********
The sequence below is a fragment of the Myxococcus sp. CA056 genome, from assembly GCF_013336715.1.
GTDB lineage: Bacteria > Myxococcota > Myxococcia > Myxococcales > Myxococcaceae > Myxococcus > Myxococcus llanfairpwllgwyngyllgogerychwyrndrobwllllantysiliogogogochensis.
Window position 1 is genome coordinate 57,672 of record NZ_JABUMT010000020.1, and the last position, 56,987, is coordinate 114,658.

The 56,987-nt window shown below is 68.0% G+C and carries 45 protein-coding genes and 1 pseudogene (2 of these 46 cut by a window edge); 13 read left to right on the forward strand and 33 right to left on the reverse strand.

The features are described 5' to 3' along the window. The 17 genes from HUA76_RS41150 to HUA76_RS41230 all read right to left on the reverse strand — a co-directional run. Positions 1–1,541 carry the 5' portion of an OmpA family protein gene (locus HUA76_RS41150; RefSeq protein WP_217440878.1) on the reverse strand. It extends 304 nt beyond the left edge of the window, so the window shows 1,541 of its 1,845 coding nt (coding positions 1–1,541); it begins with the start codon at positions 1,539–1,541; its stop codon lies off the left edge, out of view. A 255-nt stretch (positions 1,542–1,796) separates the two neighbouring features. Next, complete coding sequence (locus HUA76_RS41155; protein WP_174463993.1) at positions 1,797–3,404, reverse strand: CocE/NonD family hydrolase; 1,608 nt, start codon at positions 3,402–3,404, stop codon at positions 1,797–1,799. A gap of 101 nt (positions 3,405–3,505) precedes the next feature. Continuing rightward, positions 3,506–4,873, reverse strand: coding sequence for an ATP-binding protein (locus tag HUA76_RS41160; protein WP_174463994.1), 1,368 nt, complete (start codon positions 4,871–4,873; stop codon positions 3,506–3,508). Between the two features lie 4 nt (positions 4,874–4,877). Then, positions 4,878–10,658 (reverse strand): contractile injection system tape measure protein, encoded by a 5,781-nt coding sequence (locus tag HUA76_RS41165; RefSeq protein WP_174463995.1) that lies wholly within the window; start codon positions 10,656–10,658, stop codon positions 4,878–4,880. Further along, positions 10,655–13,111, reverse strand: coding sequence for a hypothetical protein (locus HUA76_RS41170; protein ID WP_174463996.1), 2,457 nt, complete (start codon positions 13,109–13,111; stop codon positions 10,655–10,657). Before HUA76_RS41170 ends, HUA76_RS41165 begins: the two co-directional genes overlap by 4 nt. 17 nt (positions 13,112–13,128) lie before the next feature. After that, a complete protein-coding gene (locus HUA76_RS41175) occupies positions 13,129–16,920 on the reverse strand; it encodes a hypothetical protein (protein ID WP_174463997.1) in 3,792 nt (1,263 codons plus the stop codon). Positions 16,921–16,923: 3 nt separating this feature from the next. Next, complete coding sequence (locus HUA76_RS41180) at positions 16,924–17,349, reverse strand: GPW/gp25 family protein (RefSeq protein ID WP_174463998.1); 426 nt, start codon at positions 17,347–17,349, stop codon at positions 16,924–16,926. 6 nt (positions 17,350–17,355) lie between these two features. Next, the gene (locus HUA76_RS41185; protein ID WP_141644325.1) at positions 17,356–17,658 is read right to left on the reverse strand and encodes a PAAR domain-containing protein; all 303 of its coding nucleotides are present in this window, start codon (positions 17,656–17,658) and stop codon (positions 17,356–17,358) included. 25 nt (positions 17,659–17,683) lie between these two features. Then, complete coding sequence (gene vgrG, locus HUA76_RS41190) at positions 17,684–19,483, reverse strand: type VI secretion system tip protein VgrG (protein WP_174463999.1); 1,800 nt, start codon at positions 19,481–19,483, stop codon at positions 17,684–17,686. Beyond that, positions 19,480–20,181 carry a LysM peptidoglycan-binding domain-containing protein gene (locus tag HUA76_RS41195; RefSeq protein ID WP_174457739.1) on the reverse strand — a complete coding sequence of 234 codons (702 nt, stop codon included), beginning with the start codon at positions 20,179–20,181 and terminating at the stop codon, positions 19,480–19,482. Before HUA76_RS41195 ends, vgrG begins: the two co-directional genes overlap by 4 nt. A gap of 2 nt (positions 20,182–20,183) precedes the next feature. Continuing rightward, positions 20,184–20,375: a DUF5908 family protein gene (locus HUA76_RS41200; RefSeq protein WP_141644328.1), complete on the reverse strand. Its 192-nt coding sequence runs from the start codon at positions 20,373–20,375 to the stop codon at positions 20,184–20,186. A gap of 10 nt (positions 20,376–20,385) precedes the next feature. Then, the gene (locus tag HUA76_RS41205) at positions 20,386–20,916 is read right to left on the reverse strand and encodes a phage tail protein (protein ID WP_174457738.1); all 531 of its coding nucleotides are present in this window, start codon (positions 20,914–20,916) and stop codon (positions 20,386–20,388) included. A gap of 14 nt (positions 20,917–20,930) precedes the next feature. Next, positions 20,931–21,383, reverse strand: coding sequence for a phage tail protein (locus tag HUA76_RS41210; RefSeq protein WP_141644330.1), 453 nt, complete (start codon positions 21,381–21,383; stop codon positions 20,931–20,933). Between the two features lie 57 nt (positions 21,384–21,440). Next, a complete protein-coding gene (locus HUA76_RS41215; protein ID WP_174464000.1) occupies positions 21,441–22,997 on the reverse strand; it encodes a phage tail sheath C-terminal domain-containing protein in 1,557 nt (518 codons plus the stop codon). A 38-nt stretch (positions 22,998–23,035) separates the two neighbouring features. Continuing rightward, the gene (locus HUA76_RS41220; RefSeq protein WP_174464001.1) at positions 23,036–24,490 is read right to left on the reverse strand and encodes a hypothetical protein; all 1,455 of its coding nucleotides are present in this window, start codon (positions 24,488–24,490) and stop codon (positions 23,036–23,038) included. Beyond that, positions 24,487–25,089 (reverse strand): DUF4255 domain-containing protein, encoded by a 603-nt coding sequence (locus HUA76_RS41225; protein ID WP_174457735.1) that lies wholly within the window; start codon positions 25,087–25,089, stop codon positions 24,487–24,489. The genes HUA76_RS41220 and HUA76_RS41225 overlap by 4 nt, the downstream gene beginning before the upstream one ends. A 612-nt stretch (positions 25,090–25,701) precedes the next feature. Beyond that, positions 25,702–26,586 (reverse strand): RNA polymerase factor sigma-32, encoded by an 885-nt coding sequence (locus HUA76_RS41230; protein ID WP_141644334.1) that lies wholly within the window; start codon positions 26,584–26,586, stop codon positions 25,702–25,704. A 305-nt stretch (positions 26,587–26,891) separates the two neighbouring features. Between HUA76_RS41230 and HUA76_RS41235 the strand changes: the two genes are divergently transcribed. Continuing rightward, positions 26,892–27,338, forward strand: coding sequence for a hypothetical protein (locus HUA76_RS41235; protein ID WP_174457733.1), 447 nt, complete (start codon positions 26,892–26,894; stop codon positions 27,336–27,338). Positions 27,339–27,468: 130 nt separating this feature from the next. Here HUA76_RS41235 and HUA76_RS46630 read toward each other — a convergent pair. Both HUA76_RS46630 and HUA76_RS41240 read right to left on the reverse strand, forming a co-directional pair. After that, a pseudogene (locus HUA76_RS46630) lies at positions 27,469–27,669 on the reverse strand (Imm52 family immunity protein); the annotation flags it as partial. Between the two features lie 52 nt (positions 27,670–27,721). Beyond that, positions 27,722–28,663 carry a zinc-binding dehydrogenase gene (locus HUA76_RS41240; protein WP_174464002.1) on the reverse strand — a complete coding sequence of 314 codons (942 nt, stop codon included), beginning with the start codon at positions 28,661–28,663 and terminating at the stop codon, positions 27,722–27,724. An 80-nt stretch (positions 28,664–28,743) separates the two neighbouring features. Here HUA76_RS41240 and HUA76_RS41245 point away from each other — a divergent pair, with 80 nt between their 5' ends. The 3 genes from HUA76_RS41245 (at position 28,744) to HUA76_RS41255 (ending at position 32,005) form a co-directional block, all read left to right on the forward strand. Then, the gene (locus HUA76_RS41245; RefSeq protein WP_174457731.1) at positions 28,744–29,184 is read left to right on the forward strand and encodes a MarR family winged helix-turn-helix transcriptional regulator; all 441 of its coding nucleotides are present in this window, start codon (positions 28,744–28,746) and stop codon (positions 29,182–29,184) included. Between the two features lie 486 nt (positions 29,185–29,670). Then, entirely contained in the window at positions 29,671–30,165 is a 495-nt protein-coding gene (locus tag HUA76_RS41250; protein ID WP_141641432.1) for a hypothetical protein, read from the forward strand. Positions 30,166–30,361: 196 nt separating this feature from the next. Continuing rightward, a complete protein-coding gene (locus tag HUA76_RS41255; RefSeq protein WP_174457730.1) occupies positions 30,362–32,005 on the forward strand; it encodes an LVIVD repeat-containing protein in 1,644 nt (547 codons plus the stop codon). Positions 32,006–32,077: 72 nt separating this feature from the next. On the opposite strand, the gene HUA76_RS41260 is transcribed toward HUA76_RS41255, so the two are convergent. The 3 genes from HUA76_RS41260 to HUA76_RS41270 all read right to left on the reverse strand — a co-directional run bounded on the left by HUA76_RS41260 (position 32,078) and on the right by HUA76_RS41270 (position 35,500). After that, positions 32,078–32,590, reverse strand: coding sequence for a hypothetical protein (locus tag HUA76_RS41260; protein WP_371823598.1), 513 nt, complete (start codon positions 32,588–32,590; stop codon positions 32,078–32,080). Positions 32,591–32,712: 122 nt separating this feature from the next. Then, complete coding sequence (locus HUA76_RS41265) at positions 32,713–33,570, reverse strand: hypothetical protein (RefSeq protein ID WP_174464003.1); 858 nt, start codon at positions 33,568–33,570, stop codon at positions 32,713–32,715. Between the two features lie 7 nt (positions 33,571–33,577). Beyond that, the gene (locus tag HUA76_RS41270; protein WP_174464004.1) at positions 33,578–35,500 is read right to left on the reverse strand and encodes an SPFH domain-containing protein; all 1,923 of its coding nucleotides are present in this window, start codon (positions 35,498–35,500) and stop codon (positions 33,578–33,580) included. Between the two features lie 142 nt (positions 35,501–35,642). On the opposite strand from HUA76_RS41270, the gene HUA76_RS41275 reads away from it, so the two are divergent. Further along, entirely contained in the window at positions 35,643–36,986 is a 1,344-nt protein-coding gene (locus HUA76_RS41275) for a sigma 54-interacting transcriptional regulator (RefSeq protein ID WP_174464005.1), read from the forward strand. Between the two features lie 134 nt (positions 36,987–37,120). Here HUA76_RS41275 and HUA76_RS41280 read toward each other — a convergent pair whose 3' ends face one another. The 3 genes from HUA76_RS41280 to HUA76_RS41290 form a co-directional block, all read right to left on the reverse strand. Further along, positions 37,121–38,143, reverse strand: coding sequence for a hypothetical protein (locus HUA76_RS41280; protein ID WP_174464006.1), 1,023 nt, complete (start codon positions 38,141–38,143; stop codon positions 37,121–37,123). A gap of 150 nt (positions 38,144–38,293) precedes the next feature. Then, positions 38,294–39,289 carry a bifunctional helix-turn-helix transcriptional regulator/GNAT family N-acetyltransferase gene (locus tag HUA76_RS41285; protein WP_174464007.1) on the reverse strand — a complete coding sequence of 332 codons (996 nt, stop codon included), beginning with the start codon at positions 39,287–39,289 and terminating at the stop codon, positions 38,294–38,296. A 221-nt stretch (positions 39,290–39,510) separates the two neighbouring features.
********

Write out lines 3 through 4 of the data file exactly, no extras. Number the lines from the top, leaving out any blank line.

Window position 1 is genome coordinate 57,672 of record NZ_JABUMT010000020.1, and the last position, 56,987, is coordinate 114,658.

The 56,987-nt window shown below is 68.0% G+C and carries 45 protein-coding genes and 1 pseudogene (2 of these 46 cut by a window edge); 13 read left to right on the forward strand and 33 right to left on the reverse strand.